I recently wrote an article about CT scans and how some patients experience a reaction or dangerous anaphylaxis to the iodine contrast medium that is sometimes used. Afterwards, some people emailed or messaged to ask me if something similar can happen with MRI scans done under contrast.
The short answer is “yes,” but it’s less common.
Gadolinium as a contrast medium
There are about 40 million MRI scans performed each year in the United States. About one-third of these MRIs are scanned using a gadolinium-containing contrast medium.
Gadolinium is a paramagnetic chemical element on the periodic table abbreviated with the symbol Gd. When used in a contrast agent, it’s injected into a patient intravenously (by IV) over a period of up to 30 seconds.
Reactions to Gadolinium
When compared to the iodine-based contrast medium used in some CT scans, reactions to the gadolinium contrast medium used in some MRI scans are less common. About 50-80 patients per 1,000 have a reaction to iodine contrast for CT scans. About one in 1,000 patients have symptoms of an allergic-type reaction to gadolinium contrast for MRI scans.
Of that number, some patients will have a severe reaction, called an anaphylactic reaction. When a patient receives a gadolinium contrast and goes into anaphylaxis, he or she will have difficulty breathing and swelling of the lips, mouth, and airway. If not treated promptly, the patient’s condition can quickly deteriorate into respiratory arrest, cardiac arrest, and even death.
Under the standard of care, any facility—whether a hospital or outpatient imaging center—is required to have medication to counteract gadolinium anaphylaxis. If the radiology techs, physicians, or other healthcare providers on site recognize the symptoms of gadolinium anaphylaxis, it can often be corrected with an epinephrine shot. It’s critical, though, that healthcare providers pay attention to their patients and are alert for this rare, but potentially deadly, complication.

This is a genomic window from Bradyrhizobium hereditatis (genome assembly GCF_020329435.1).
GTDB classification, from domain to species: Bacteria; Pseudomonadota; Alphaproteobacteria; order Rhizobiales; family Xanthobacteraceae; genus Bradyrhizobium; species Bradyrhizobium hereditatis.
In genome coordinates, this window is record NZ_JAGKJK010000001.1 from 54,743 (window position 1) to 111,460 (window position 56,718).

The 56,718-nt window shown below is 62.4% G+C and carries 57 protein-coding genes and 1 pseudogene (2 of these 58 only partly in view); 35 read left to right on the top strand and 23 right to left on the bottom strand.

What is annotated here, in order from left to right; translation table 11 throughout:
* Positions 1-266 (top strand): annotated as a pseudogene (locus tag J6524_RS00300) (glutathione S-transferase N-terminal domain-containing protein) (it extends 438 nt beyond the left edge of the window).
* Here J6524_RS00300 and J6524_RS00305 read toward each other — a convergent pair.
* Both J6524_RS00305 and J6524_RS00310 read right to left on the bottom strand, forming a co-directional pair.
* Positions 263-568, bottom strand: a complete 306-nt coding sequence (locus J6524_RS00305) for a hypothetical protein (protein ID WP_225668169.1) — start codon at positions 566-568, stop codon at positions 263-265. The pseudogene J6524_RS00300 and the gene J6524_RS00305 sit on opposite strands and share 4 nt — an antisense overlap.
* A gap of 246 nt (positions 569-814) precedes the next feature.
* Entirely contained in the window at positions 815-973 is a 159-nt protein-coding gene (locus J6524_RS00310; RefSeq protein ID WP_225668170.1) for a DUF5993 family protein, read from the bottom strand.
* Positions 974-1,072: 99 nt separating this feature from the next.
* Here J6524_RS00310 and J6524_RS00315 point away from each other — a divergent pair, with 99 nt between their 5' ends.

Radiology Case Reports published a report about a 42-year-old man’s death from an anaphylactic reaction to an MRI contrast agent called Gadovist/gadobutrol, which contains gadolinium.
This patient had previously had a CT scan with an iodine-based contrast medium and had no reaction. Within a few minutes of being given Gadovist/gadobutrol, this man pressed the alarm button and complained about nausea, then difficulty breathing. The medical team administered some medications and started resuscitation efforts while transferring him to a university hospital.
Autopsy results revealed that the patient died because of paralysis of the respiratory system caused by brain edema (swelling) following lack of oxygen during resuscitation following an anaphylactic reaction to the gadolinium-containing MRI contrast medium.
The authors of the case report made conclusions and recommendations that I wholeheartedly agree with:
• While an anaphylactic reaction to an MRI contrast agent is very rare, when it happens it can start on a “relentless course within minutes.”
• Even with MRI scans, medication reactions or anaphylactic complications can occur suddenly, so it’s important to have resuscitation equipment nearby.
• For the same reasons, it’s important for the staff to be well-trained.
As a Houston, Texas medical malpractice attorney, I’ve handled numerous cases where outpatient facilities and hospitals had poorly-trained staff who simply didn’t know what to do immediately when a patient went into anaphylaxis, respiratory arrest, or cardiac arrest. In these situations, every second counts, and that’s why the standard of care requires physicians and nurses to be trained, prepared, and ready.
If you or a loved one has been seriously injured because of mismanaged complications from an MRI, contact a top-rated Texas medical malpractice lawyer for help in evaluating your potential case.